Here’s a question no one’s probably thought of: Who’s more badass Jack Bauer of 24 or the real-life Aron Ralston? Could Jack Bauer amputate his own arm to save himself to fight for another day? Possibly but it takes a certain kind of person with the calmness of a mid-west plain on a summer’s evening and uber-kind survival instincts.
Not many people would have the gumption to saw off a limb to save themselves even if the alternative is death. But wasn’t that the whole premise of the original Saw?
The difference being that unlike these two examples, what happened to Aron Ralston is true.
The exuberant Aron Ralston is such a person who could. His 5-day ordeal of being pinned in an isolated canyon in Canyonlands National Park in Utah with nothing but what he had in his backpack in 2003 supports this. How he managed to keep his head during such a dire situation should be the model in which anyone should follow in an emergency situation.
This is your primer: DON’T PANIC (like the Hitchhiker’s Guide to the Galaxy says), analyze your situation, take time to figure out your tools immediately in hand (dull knife…check!), take breaks to do something different (i.e. daydream mostly), imagine about something in the outside world that would inspire you to carry on (this could be your children, that hot lady or dude, your family, your passion to complete your first novel, getting the Top Kill on Black Ops…whatever), and if all else fails, you can always chop your arm off with a dull knife.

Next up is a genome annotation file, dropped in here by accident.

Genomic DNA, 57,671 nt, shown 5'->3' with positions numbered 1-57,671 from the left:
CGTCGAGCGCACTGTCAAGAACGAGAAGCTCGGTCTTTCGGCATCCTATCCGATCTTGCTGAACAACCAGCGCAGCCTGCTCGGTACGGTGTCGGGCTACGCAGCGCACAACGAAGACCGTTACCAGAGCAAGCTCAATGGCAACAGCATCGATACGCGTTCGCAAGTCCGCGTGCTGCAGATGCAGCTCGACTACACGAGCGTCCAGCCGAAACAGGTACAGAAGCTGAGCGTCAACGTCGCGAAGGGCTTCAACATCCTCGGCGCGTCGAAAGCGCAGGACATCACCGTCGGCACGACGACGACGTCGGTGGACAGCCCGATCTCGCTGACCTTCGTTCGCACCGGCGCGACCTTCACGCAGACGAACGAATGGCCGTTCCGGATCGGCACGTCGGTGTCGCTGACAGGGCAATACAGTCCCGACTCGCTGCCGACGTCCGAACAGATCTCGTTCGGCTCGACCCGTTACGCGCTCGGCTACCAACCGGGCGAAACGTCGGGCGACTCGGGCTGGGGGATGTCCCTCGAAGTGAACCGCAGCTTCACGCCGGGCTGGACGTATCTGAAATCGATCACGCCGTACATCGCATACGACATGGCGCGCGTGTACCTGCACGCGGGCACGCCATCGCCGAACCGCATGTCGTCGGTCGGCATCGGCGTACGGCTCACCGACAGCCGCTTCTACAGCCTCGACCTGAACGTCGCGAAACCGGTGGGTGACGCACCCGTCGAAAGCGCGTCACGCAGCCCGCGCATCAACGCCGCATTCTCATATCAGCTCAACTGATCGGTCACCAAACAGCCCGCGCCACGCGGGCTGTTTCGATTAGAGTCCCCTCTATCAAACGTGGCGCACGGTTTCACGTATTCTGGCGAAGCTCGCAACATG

The multi-talented James Franco (Pineapple Express, Spiderman 3) is Aron Ralston who demands attention on the screen for the entire time he appears…and he should. He’s there quite a bit. Franco rides the Ralston emotional roller-coaster as he deals with denial, sadness, fear, hallucinations, ecstasy, love, pain, acceptance and relief. I’ve always seen James Franco as one of those Hollywood stars who just hovered right below the upper-tier. One of those actors who were always excellent in any role they played but often came across as not having enough gravitas to headline a movie.
Think Johnny Depp before Edward Scissorhands (pun partially intended but conveniently discovered). Sure, Depp was making waves on 21 Jump Street…but who back then could say anything more about him other than he’s an amazing tv actor before he did that movie. Franco is in this same position.
127 Hours is his Edward Scissorhands.
Danny Boyle (who hit a homerun a couple years ago with Slumdog Millionaire) throws every directorial trick in his bag into this flick. Quick cuts, flashbacks, beautiful scenery shots, action shots, slow motion, bright colours, hectic editing…you name it, you can probably find it here. At times, this comes across as a director’s Promo Reel and feel overdone and unnecessary. But most times it balances perfectly with Ralston’s emotions throughout the film.
And fair warning: when Ralston eventually decides to cut off his hand, it is extremely graphic, shocking, bloody and horrifying. I still shudder to feel what Ralston might’ve been going through during that time.
127 Hours is an extremely entertaining flick but I question how worthy it is in the current field of Best Picture Oscar nominees. Franco’s range is incredible and I get how he got nominated for the Best Actor nod. The movie itself as a Best Picture….meh.
Might be a good reason to go back to only 5 best movies next year at the Oscars.
7.8 reasons to own a satellite phone at all times out of 10